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J Thorac Cardiovasc Surg. 2017 Jun;153(6):1530-1540. doi: 10.1016/j.jtcvs.2016.12.054. Epub 2017 Feb 9.

Hands-on surgical training of congenital heart surgery using 3-dimensional print models.

Author information

1
Department of Diagnostic Imaging, Hospital for Sick Children, University of Toronto, Toronto, Ontario, Canada; Division of Cardiology, Department of Paediatrics, Hospital for Sick Children, University of Toronto, Toronto, Ontario, Canada. Electronic address: shi-joon.yoo@sickkids.ca.
2
Division of Cardiothoracic Surgery, Department of Surgery, The Children's Hospital of Philadelphia, Perelman School of Medicine, University of Pennsylvania, Philadelphia, Pa.
3
Department of Cardiovascular and Thoracic Surgery, University of Louisville, Norton Children's Hospital, Louisville, Ky.
4
Division of Pediatric Cardiac Surgery, Asan Medical Center, Seoul, South Korea.
5
Division of Cardiovascular Surgery, Department of Surgery, Hospital for Sick Children, University of Toronto, Toronto, Ontario, Canada.

Abstract

OBJECTIVE:

Patient-based congenital heart surgery (CHS) training is opportunity-based and difficult. Three-dimensional (3D) print models of the heart were used for hands-on surgical training (HOST) at the 2015 AATS and subsequently in 2 local institutions. We aim to introduce the process of 3D printing for surgical simulation and to present the attendee's responses.

METHODS:

Using CT or MR angiograms, the models of congenital heart disease were created and printed with flexible rubberlike material. Altogether, 81 established surgeons or trainees performed simulated surgical procedures with the expert surgeons' guidance and supervision. At the completion of the session, 50 of 81 attendees participated in the questionnaire assessment of the program.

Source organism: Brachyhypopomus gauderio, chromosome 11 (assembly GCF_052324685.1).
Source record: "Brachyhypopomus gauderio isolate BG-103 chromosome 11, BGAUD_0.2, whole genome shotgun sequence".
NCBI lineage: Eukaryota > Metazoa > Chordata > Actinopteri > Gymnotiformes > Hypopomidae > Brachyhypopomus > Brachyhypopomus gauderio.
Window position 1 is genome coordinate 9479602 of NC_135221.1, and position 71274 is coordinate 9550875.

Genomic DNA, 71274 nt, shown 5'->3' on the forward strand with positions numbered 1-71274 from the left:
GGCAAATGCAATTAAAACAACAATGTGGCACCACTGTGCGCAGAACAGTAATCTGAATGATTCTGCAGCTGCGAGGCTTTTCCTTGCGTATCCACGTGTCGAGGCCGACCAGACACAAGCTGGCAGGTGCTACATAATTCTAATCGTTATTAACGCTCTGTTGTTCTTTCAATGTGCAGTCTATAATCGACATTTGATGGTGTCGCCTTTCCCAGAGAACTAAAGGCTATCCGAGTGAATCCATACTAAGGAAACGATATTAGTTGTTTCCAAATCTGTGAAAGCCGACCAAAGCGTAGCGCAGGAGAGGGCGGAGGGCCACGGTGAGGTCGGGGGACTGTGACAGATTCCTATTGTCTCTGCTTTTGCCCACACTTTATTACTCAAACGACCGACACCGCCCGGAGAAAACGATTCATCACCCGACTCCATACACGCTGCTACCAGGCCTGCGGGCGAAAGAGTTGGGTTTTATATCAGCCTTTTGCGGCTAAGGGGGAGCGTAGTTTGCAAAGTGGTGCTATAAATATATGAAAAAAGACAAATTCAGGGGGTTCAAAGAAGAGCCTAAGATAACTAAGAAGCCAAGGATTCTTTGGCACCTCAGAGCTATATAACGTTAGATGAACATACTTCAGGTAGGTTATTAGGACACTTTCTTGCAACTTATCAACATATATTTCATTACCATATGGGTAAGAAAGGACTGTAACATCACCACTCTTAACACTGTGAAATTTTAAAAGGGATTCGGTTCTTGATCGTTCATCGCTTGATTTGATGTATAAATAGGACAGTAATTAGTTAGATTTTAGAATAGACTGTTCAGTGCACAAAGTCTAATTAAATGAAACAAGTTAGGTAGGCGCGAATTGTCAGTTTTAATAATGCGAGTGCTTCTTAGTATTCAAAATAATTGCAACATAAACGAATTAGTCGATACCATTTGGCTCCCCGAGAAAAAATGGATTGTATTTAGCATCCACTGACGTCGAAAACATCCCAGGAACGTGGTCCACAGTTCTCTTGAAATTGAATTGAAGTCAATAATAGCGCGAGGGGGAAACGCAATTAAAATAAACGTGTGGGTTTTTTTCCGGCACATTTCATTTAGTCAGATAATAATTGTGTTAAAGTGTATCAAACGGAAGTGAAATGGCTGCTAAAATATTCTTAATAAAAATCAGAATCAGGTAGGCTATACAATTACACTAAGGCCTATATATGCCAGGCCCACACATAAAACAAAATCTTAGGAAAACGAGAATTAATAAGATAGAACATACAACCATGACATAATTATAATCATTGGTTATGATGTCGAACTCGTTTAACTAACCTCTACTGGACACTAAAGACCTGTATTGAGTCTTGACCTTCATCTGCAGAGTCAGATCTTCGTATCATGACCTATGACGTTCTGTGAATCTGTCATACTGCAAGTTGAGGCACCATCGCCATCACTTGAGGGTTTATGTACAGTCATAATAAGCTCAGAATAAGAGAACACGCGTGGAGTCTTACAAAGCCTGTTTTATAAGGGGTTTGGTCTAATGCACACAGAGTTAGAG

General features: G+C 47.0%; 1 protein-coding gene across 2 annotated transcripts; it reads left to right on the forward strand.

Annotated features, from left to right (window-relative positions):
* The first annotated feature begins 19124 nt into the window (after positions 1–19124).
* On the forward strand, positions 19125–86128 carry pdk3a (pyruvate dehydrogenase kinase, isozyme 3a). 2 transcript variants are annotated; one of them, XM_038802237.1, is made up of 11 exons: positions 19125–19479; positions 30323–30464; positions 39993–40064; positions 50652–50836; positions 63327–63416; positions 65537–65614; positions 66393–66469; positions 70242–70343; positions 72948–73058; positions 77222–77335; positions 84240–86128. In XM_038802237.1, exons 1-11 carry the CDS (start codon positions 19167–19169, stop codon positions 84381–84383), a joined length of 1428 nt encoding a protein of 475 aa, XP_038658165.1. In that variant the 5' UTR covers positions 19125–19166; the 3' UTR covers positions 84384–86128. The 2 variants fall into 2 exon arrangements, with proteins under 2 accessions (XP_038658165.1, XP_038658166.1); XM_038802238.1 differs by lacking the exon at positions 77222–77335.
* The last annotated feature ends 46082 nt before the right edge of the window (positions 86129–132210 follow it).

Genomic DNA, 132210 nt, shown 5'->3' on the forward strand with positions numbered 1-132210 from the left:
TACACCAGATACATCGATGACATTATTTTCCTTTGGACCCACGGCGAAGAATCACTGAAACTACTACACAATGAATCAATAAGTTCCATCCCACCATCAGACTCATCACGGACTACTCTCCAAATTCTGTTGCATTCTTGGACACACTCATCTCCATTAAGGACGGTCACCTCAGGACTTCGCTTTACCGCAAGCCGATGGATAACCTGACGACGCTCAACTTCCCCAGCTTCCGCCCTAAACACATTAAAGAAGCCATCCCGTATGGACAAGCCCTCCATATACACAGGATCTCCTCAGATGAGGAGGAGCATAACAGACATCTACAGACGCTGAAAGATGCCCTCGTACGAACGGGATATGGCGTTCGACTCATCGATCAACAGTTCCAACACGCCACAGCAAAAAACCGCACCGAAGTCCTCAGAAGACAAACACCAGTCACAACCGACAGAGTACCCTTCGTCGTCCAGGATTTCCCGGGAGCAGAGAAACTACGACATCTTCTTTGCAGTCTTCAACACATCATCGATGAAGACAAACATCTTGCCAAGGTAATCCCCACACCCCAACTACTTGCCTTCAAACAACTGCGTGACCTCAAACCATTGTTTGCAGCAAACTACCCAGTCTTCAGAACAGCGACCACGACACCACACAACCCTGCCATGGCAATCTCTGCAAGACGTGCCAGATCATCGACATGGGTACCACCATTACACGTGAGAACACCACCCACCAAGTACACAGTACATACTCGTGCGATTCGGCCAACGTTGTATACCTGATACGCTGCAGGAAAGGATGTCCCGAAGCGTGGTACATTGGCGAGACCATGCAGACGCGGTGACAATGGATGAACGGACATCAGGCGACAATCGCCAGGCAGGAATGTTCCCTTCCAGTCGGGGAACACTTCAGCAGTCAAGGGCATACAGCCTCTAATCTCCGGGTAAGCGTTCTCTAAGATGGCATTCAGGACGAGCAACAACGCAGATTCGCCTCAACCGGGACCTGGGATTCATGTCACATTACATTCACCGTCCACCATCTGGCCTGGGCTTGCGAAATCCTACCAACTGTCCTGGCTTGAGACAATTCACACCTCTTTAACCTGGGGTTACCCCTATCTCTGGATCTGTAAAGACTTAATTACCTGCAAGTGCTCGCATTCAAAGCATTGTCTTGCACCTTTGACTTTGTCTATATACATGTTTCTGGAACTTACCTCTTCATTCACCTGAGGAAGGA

RESULTS:

All responders found the course helpful in improving their surgical skills. All would consider including HOST sessions in the training programs. All found that the models showed the necessary pathologic findings. Most found that the consistency and elasticity of the model material were different from those of the human myocardium. However, the responders thought that the quality of the models was acceptable (88%) or manageable (12%) for surgical practice. The major weaknesses listed were related to the print material and poor representation of the cardiac valves.

CONCLUSIONS:

HOST using 3D print heart models is achievable and allows surgical practice on pathological hearts without patients' risk. HOST is a highly applicable surgical simulation format for CHS. Incorporation of HOST in training programs could change the traditional opportunity-based education to the requirement-based standardized education.

KEYWORDS:

3D print models; 3D printing; congenital heart surgery; hands-on surgical training; surgical simulation

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